3 - Body size:
Smaller adults have a smaller volume and surface area. Thus, they lose relatively less fluid than larger adults via respiration and sweating. (This does not apply to children, however, who can become dehydrated quickly.)
4 - Salty food:
Higher salt intake means you may retain water or feel thirstier and want to drink more. (Sugary foods cause a similar response). Sodium is a vital component of hydration as an electrolyte, but excess sodium will cause you to retain water. Excess dietary sodium intake means frequent overnight bathroom trips. This is particularly true for elderly individuals as you lose your ability to process sodium as you age.
5 - Alcohol:
Alcohol is a diuretic, meaning it causes your body to excrete fluids at an accelerated rate as opposed to other drinks. Alcohol dehydrates you thanks to its suppression of a hormone called vasopressin, which is an antidiuretic.
Vasopressin normally limits how much water your kidneys can excrete, which helps prevent dehydration. When you drink, vasopressin is suppressed. Your kidneys fail to reabsorb water as they normally would, and you have to urinate more often. Always drink water before, during, and after drinking alcohol. Staying hydrated can also help prevent hangovers.
Caffeine is one of the most widely consumed psychoactive substances on the planet. Caffeinated beverages, including coffee, tea, and sodas, have a mild diuretic effect. They remove water and other nutrients from your body.
7 - Hormones:
If you're a woman of reproductive age, your hormones will change your body water levels throughout your menstrual cycle. Dehydration during the menstrual cycle has been shown to negatively impact cognitive function, mood state, fatigue and increased pain and cramps.
Dehydration is a common cause of constipation; if you’re not having regular bowel movements try drinking more water. And, if you've recently had diarrhea or vomited, you'll want to replace the lost fluids and electrolytes. The majority of fluids are absorbed in the small intestine. Gastric emptying controls the rate at which fluids enter the small intestine and then the bloodstream. Proper hydration helps your bowels absorb nutrients and move waste to be excreted. Your kidneys are responsible for regulating water balance and blood pressure as well as removing waste from the body. This process is controlled by the vasopressin hormone. Vasopressin responds based on a feedback loop that includes your body’s hydration status. It helps tell your kidneys to either hold water or release it.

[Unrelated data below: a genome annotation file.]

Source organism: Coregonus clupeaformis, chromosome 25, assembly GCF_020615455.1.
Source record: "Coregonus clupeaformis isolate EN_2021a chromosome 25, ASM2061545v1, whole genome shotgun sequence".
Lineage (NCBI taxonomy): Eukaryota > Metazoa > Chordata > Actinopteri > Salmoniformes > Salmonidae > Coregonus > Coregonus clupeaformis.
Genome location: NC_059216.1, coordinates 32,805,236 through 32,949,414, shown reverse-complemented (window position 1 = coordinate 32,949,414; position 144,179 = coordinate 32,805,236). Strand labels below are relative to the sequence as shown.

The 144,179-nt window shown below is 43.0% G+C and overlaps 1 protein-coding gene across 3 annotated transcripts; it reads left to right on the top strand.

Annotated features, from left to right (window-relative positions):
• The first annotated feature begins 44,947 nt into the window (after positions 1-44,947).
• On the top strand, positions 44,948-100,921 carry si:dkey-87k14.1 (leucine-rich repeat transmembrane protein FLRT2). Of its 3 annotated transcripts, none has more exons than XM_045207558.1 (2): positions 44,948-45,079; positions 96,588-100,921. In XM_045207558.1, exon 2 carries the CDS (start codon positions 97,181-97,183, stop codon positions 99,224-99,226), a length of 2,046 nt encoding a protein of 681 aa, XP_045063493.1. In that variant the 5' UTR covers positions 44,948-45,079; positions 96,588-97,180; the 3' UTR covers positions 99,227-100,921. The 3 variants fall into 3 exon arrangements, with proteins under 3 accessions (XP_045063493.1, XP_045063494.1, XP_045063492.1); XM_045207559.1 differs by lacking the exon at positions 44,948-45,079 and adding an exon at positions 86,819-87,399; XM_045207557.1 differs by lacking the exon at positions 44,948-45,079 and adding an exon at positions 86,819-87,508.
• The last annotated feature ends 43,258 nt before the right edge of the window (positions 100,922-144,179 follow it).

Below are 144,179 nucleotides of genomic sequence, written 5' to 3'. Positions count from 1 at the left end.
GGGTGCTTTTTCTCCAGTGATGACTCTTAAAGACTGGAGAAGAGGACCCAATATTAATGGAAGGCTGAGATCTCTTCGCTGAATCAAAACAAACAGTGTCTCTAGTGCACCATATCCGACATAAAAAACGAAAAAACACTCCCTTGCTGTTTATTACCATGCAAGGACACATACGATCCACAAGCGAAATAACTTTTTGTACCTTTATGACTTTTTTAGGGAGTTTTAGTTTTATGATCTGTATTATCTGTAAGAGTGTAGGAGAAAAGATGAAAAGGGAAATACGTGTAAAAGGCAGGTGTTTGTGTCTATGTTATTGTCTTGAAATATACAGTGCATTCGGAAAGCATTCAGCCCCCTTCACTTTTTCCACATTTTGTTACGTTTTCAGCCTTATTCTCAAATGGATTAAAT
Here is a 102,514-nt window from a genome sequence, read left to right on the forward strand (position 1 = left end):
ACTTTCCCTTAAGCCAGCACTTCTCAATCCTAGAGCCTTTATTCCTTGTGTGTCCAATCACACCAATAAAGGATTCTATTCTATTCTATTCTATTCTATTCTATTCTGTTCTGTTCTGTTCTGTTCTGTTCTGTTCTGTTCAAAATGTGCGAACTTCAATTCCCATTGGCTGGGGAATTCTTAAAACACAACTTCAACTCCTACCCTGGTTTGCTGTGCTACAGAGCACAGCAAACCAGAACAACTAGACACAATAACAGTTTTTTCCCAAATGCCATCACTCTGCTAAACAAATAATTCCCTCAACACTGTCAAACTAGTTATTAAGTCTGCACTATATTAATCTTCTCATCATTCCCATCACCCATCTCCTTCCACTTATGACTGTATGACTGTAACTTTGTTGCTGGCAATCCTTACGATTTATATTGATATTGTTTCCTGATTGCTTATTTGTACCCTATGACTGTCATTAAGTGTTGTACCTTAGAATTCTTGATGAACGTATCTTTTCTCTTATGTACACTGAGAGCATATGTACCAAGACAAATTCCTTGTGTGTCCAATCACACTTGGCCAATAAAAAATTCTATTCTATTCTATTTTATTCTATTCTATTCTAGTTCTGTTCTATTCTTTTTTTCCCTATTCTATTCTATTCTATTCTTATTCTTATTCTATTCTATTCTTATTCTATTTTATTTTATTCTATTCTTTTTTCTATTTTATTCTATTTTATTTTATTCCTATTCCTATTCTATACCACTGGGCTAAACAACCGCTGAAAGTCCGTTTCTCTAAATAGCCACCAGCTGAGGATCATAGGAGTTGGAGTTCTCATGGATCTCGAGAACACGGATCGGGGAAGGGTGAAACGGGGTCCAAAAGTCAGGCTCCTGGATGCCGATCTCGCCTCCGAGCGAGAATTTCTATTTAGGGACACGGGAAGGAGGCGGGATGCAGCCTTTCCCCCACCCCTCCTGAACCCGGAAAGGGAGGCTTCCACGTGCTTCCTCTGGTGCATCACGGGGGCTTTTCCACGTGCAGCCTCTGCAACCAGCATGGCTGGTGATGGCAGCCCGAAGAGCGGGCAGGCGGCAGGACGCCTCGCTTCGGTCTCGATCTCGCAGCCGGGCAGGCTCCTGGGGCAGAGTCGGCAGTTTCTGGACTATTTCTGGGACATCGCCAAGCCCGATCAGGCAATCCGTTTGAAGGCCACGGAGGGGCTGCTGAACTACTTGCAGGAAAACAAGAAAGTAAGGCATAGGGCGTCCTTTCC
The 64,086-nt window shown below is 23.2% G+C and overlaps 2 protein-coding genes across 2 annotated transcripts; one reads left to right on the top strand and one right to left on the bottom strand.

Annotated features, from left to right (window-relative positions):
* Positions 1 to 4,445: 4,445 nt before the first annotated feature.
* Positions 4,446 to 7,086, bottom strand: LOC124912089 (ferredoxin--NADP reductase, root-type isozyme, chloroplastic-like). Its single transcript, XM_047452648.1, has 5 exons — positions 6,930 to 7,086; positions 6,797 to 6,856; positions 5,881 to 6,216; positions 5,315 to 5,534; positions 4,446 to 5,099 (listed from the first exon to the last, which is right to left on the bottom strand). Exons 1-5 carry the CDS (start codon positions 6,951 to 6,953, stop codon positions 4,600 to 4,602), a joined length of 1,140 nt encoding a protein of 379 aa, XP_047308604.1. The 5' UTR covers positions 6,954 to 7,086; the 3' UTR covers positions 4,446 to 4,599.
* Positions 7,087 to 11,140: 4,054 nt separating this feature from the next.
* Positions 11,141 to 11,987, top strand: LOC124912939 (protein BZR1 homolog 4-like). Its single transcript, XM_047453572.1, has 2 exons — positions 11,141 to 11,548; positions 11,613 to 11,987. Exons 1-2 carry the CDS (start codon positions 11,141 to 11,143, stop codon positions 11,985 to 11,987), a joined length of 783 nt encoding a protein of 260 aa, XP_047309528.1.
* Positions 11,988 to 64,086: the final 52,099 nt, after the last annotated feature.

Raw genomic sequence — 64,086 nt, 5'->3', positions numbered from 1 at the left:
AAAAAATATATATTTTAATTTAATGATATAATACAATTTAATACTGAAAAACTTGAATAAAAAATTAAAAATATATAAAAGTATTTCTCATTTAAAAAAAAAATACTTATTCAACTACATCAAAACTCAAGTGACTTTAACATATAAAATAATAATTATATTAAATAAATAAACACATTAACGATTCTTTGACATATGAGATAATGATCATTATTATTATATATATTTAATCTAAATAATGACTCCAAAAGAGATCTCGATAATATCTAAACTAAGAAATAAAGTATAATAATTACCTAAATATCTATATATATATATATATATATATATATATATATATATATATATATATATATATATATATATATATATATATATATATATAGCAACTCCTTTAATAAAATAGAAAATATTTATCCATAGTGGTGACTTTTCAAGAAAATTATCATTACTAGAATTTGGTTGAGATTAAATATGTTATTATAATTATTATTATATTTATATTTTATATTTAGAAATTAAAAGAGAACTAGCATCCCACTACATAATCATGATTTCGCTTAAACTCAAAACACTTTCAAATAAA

How to Tell If You’re Dehydrated
Here are 11 Warning Signs
3. Depressed Mood
4. Flushed Skin
5. Muscle Cramps
7. Urine Color
9. Bad Breath
10. Increased Heart Rate
11. Decreased Brain Function
Best Drinks For Hydration
This one is a no brainer. Water (both still and sparkling!) is the easiest way to stay hydrated on a day to day basis. It's calorie-free, more readily available, and super refreshing on hot days. Our bodies are also made up of about 60 percent water, as Arnold pointed out, so it's important we are constantly putting more into our body.
Sports drinks like Gatorade are good for rehydrating, but only under specific circumstances. Arnold said these drinks are only really helpful after you've worked out or done any other high intensity activity. "When we sweat, we lose both water and electrolytes. Many people assume that these recovery drinks are healthy or even essential because they provide these electrolytes," she said. "In most circumstances, these drinks are only needed after moderate to high intensity workouts that have lasted over an hour or with excessive sweating."
WORSE DRINKS FOR HYDRATION
1. ENERGY DRINKS
3. HOT COCOA
4. EXESSIVE COFFEE OR TEA